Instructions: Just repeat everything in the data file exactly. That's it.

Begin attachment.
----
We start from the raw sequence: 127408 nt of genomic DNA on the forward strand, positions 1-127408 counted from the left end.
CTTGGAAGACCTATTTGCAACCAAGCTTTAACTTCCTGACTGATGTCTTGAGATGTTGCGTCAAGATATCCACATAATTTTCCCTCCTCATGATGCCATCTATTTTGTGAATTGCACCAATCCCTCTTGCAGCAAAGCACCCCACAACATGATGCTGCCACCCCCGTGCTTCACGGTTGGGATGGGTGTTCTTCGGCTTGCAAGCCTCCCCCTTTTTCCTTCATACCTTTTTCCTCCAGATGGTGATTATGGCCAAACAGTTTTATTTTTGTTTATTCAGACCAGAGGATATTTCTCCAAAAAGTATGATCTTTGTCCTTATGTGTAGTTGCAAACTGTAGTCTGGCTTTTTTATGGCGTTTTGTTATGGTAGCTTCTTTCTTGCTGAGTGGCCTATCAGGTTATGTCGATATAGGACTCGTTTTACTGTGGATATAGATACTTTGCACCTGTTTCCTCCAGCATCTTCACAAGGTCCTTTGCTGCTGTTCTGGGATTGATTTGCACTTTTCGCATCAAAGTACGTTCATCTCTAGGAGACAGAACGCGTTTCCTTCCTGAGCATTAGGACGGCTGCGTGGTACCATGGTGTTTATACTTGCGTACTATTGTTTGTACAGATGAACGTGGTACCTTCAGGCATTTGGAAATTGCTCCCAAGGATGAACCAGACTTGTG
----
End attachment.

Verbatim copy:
We start from the raw sequence: 127408 nt of genomic DNA on the forward strand, positions 1-127408 counted from the left end.
CTTGGAAGACCTATTTGCAACCAAGCTTTAACTTCCTGACTGATGTCTTGAGATGTTGCGTCAAGATATCCACATAATTTTCCCTCCTCATGATGCCATCTATTTTGTGAATTGCACCAATCCCTCTTGCAGCAAAGCACCCCACAACATGATGCTGCCACCCCCGTGCTTCACGGTTGGGATGGGTGTTCTTCGGCTTGCAAGCCTCCCCCTTTTTCCTTCATACCTTTTTCCTCCAGATGGTGATTATGGCCAAACAGTTTTATTTTTGTTTATTCAGACCAGAGGATATTTCTCCAAAAAGTATGATCTTTGTCCTTATGTGTAGTTGCAAACTGTAGTCTGGCTTTTTTATGGCGTTTTGTTATGGTAGCTTCTTTCTTGCTGAGTGGCCTATCAGGTTATGTCGATATAGGACTCGTTTTACTGTGGATATAGATACTTTGCACCTGTTTCCTCCAGCATCTTCACAAGGTCCTTTGCTGCTGTTCTGGGATTGATTTGCACTTTTCGCATCAAAGTACGTTCATCTCTAGGAGACAGAACGCGTTTCCTTCCTGAGCATTAGGACGGCTGCGTGGTACCATGGTGTTTATACTTGCGTACTATTGTTTGTACAGATGAACGTGGTACCTTCAGGCATTTGGAAATTGCTCCCAAGGATGAACCAGACTTGTG